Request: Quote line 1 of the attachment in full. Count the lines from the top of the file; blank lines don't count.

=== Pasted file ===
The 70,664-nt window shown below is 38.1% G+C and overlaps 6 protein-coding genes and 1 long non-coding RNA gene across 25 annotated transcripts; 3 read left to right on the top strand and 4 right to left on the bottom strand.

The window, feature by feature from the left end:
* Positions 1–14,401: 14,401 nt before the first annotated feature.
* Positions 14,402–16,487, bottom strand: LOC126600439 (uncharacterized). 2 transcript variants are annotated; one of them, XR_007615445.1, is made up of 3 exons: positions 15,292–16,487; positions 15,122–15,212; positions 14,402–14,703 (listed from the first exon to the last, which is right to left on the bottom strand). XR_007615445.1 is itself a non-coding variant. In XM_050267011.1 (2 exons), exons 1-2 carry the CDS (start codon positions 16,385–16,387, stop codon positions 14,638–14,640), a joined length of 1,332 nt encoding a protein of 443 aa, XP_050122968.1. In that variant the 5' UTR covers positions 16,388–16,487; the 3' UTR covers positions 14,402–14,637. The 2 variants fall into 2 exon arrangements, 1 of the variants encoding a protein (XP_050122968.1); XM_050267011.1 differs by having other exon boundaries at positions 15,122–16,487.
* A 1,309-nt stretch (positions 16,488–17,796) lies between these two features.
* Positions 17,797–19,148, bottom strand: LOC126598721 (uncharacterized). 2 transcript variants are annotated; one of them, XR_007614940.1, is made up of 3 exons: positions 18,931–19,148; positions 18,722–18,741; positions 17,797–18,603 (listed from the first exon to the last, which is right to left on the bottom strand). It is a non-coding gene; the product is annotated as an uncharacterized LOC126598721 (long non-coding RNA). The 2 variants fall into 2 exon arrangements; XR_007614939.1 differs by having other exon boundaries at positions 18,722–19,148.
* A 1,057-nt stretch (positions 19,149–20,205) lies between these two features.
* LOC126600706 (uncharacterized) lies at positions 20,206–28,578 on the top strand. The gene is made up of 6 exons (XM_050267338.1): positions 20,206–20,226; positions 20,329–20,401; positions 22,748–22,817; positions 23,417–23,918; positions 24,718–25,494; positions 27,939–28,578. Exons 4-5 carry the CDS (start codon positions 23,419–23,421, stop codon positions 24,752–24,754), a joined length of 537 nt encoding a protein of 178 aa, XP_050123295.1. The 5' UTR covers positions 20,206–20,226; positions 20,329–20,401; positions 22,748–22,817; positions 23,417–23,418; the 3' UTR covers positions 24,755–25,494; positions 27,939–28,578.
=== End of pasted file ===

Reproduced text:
The 70,664-nt window shown below is 38.1% G+C and overlaps 6 protein-coding genes and 1 long non-coding RNA gene across 25 annotated transcripts; 3 read left to right on the top strand and 4 right to left on the bottom strand.